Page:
When he appeared before the Malindi Magistrate’s Court on Kenya’s coast, he was charged with the offence of radicalisation under the Prevention of Terrorism Act but was acquitted, only to be re-arrested and taken to Shanzu to face possible terrorism charges.
Mr Odera of the New Life Prayer Centre and Church, who was linked to Mr Mackenzie, was released on a Ksh1.5 million ($10,000) cash bail, with the court stating that there wasn’t enough evidence to keep him in custody.
Police officers also claimed that several of Mr Odera’s followers had died and their deaths were recorded at Kilifi Police Station between 2022 and 2023. Further, they suspect that some of the victims whose bodies have been found in Shakahola forest had attended Mr Odera’s church. Some of the bodies, they said, were kept in a private mortuary and buried in Shakahola.
Police officers also recently arrested 31 people in Nakuru County in Kenya’s North Rift region who had been fasting for about a week and appeared weak and hungry. The 14 adults and 17 minors were believed to be followers of a 62-year-old suspected cult leader called Army Rurwama.
The tip-off that led to the arrest came from a woman whose daughter, a community health nurse, had elected to go to the woman’s house to pray and fast instead of going to work. She had also been locked in the house for days without food.
Although Ms Rurwama claimed that the church had been operating since 2006, it is not registered as a church.
Two days ago, police in Kwale County rescued 200 people, including 50 children, from Kwale forest in a suspected case of religious kidnapping. The 200, believed to be members of Rainbow Faith Ministries – Vumbu, a splinter group of the main SDA church in Vumbu, were caught fasting with orders to pray strictly three times a day and three times a night.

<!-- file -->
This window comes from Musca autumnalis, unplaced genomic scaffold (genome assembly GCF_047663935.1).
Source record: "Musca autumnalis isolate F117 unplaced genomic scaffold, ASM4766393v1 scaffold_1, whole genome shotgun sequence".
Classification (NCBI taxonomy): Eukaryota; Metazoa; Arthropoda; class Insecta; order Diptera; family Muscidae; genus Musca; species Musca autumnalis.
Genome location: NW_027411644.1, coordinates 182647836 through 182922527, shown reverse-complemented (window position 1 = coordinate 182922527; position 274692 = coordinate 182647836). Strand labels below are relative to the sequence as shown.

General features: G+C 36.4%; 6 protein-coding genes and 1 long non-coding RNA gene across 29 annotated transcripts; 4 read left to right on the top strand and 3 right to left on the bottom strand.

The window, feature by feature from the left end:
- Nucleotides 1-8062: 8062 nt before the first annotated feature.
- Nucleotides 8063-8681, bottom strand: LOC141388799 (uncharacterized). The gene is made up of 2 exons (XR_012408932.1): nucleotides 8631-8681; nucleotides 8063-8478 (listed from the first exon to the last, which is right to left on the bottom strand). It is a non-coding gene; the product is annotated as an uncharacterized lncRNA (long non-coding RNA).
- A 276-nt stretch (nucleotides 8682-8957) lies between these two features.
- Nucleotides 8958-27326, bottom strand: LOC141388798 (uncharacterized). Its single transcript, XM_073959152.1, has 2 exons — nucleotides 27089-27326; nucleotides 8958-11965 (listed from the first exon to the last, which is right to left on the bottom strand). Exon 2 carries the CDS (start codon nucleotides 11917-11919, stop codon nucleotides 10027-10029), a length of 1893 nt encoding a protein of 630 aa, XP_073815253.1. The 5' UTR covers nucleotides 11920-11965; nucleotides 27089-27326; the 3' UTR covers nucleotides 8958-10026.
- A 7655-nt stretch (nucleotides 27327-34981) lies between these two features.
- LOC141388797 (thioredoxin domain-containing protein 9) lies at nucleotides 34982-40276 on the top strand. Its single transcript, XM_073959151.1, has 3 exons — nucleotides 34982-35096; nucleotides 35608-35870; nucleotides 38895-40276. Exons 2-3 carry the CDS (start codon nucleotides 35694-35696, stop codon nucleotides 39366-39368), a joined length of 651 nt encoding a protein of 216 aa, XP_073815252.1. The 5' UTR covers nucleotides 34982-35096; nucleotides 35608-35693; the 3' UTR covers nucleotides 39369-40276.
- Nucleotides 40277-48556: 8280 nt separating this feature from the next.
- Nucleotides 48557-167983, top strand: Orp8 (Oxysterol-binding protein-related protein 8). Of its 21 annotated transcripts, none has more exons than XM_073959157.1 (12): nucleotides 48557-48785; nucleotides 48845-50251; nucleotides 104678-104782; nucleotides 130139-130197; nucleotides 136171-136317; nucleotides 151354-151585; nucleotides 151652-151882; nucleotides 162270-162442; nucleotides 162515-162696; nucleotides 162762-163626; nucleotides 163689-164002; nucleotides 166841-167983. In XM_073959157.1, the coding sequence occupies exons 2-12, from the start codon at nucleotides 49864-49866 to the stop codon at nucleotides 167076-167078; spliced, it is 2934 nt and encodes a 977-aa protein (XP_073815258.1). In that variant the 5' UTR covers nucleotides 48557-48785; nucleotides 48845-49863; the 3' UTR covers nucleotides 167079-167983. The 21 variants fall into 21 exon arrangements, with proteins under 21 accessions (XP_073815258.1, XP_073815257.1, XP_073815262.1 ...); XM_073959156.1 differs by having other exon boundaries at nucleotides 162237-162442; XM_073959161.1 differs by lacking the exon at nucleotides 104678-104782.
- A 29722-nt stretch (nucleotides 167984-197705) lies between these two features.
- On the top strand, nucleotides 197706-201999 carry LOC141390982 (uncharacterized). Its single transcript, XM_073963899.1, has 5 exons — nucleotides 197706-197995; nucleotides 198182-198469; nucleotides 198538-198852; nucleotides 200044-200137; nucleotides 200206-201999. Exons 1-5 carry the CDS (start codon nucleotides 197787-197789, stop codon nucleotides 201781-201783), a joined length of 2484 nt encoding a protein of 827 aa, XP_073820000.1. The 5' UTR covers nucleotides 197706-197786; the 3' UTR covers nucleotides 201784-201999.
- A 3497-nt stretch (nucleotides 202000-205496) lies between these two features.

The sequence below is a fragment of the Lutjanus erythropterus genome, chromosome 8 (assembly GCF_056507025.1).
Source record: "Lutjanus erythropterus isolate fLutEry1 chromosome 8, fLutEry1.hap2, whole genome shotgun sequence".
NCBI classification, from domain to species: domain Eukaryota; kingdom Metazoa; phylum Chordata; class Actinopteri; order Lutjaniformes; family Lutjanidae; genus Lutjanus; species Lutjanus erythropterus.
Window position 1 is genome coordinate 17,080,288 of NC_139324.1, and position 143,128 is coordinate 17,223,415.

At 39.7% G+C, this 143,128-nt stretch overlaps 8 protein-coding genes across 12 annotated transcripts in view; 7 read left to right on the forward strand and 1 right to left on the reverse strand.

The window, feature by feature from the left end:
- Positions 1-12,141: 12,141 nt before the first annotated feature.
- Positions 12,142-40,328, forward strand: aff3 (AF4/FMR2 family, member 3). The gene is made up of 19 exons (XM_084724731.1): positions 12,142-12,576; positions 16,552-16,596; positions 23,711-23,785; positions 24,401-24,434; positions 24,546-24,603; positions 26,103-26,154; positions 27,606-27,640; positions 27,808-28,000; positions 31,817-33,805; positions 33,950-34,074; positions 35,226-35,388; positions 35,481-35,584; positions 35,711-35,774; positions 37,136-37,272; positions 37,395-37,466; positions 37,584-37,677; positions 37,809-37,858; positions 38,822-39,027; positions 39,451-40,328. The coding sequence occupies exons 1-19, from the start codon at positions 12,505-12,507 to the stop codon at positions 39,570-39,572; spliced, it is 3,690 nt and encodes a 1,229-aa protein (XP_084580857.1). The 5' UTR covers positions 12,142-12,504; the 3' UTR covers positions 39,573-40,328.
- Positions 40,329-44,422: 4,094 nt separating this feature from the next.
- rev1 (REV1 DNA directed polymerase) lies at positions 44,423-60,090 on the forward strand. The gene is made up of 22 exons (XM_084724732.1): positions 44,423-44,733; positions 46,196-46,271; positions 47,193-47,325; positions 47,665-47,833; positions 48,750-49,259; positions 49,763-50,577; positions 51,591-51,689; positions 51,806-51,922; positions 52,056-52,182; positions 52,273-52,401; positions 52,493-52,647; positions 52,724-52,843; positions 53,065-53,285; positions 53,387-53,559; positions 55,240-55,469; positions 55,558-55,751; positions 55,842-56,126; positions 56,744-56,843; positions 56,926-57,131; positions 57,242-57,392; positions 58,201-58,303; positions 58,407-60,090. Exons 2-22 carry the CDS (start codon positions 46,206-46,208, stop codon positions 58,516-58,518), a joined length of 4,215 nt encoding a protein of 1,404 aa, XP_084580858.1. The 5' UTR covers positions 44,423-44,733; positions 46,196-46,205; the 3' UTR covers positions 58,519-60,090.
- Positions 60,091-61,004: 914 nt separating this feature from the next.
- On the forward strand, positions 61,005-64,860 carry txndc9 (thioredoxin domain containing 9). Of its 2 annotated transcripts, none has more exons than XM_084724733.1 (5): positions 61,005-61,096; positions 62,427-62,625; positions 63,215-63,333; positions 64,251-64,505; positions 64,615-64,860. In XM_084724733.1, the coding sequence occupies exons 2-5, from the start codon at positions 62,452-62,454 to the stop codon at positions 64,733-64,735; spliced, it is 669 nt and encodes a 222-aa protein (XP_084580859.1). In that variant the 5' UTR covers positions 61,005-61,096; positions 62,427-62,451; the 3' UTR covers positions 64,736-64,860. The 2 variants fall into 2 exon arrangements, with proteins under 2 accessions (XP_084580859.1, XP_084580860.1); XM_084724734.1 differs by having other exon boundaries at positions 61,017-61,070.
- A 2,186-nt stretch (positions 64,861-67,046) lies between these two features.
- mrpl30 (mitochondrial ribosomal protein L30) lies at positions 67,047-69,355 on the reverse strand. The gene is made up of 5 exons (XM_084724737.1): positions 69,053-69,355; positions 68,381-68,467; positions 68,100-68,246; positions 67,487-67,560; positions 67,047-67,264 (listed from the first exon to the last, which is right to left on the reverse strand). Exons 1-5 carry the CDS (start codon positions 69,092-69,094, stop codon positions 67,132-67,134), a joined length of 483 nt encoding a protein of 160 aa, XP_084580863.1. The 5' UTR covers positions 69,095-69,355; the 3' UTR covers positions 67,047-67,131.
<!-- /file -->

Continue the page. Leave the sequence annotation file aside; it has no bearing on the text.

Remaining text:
Their leader, Joyce Mkumbi, a 23-year-old self-proclaimed prophetess with no theological training, was arrested and charged with exposing children to extreme religious doctrines.
Eliud Wekesa, alias Yesu wa Tongaren, the leader of the New Jerusalem sect, was also summoned Tuesday for questioning about his church. He has led members of his church to believe that he is Jesus. Mr Wekesa has 12 disciples named after the descendants of the biblical Jacob.
While some religious leaders supported growing calls for regulation of churches in Kenya, others hit back saying the rogue ones must be held individually accountable.
Condemning the Shakahola deaths on April 24, the Kenya Conference of Catholic Bishops (KCCB) called for regulation of churches, saying it would ensure that “rogue pastors are exposed in time and denied the opportunity to continue their dangerous acts”. The regulation, they said, would also help Kenyans to “identify the weak legal and religious links that cult leaders exploit to brainwash their unsuspecting followers”.
“We are witnessing a disturbing reality … where so-called prophets and cult leaders have mastered the art of exploiting gullible Kenyans in the name of religion. In the process, their innocent followers have lost money, property and now lives,” said KCCB Chairman Archbishop Martin Kivuva.
While distancing itself from Mr Mackenzie’s religious practices, the Church and Clergy Association of Kenya (CCAK) argued that the call for regulation of churches was misplaced, stating that churches are already regulated under the Societies Act and the Attorney General’s Office.
“As an umbrella body for Pentecostal churches, we want Kenya and the world to know that this was not a church, but a cult pursuing and teaching its own selfish interests, not those of our Lord and Saviour Jesus Christ. Paul Mackenzie and his cohorts must bear their own cross,” said Bishop Hudson Ndeda, the national chairman of the association.